Alex Wedge

Silver linings playbook

Alex Wedge

In advertising there is a strategy to “sell the sizzle, not the sausage.” With investing, we sometimes see this sizzle through themes or buzz words like AI. In the Economic Advantage team, we don’t look to invest in themes or take a view on macroeconomics as they can often be fickle. We are instead solely focused on company fundamentals, or the sausage in our analogy.

However, while we don’t set out to invest in themes per se, the bottom-up investment process does lead us into certain types of stocks and, as a result, certain trends can emerge from the portfolio.

Recently, a comment in Microsoft’s quarterly earnings report caught my eye. CEO Satya Nadella talked about seeing “two years of digital transformation in two months” as a result of Covid-19. This got me thinking about the trends that could emerge or accelerate in the smaller companies and micro-cap space due to the pandemic.

Here I explore three of the themes we are seeing, and how these are reflected in our smaller companies and micro-cap funds.  

Digital transformation

The CEO of Twilio, Jeff Lawson, commented on the company’s stronger than expected Q1 results by saying: “Technologies such as messaging, email, voice and video have enabled many parts of the economy to continue working […] CV19 has drastically accelerated digital transformation projects across many industries. Projects that could have taken years such as transitioning from an on-prem contact centre to the cloud instead took a weekend.” As a result, Lawson notes: “We saw 25% increase in average daily signups from March 18 through April 30 compared to the first 11 weeks of the quarter”.

As I write this, working from home, I can very much relate to this point of view; being able to work remotely is no longer a luxury, but a business necessity in the current environment. Being able to communicate, sell and service your customers remotely is key for maintaining and growing your business through Covid-19 and beyond.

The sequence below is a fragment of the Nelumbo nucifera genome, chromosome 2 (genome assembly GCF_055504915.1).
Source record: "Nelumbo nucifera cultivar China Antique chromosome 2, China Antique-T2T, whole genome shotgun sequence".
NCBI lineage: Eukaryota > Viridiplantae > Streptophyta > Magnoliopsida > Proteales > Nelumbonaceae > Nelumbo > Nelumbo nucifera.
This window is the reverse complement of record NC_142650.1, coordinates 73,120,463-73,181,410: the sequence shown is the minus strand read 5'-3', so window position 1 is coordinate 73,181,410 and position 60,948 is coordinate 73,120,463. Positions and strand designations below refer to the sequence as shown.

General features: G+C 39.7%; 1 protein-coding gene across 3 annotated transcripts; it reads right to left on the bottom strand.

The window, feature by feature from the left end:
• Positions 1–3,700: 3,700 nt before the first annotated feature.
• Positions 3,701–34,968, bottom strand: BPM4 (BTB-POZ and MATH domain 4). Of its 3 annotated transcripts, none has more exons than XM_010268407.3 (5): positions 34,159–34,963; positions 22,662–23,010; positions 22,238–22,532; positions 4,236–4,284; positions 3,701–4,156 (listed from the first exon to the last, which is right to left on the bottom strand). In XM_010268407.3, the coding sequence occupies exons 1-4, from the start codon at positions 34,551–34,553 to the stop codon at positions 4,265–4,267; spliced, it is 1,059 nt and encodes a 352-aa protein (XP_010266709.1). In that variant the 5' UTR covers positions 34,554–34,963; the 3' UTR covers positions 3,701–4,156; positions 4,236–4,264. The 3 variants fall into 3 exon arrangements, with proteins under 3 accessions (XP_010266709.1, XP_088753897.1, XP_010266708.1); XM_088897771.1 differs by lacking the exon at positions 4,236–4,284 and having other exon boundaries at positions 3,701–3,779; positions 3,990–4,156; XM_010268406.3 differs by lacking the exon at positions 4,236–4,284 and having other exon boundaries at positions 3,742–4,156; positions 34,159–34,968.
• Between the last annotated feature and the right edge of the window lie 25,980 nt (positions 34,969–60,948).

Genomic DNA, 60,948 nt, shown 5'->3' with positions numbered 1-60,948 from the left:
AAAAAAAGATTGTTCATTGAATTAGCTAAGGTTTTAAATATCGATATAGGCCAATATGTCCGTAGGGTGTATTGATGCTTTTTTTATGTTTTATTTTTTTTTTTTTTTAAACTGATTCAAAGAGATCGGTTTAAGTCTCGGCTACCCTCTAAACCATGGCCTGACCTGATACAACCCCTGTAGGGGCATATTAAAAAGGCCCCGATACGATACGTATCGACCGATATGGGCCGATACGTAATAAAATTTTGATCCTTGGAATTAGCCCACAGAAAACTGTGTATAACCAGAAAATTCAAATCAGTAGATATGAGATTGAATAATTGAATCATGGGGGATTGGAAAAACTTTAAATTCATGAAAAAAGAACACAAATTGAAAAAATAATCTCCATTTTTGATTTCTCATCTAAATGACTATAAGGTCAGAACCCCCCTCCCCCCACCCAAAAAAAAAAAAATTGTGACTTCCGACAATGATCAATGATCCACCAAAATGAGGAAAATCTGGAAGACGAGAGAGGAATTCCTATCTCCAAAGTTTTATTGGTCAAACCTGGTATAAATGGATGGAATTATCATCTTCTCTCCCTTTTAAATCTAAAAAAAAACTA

We didn’t set out to invest in companies who operate in digital transformation, but through the Economic Advantage process we have found great companies in this area. As a reminder, intellectual property is one of the three core types of intangible asset we believe can confer companies with competitive advantage and pricing power, allowing them to compound earnings over time. Because many of our companies have strong intellectual property within their product or service, this often means that we are investing in companies that are driving the digital economy.

For example, we are invested in a company called Gamma Communications. The company provides – amongst other things – SIP trunking that enables internet communications for SME businesses, replacing more traditional phone lines. Adoption of this technology has been widespread, but still around a third of the market remains in traditional phone line equipment in the UK. Clearly, there are short term issues with installation and getting to customers on site, but the core reason businesses are pivoting towards this technology has shifted from a cost saving benefit to a necessary measure for us all to efficiently work remotely. The theme of companies needing to be digitally agile is not going away; moreover, it will be even more important in a post Covid-19 world.   

Customer loyalty

This is perhaps a more unexpected theme we have picked up from some of our companies: clients are choosing to stick with their providers through the crisis. I suspect that this is partly due to the practicalities of changing at a time like this, but I think it also goes deeper than this: to workflows, and how businesses are going to market.

Being able to work remotely has been crucial, but the tools which allow you to sell digitally have also become even more important. High street retailers are an obvious example. Many are not allowed to even open in the current environment, with online sales being the only way to do business. We all know that the long-term trend to online shopping has been coming, but there is no doubt that Covid-19 will change the way businesses think about online forever.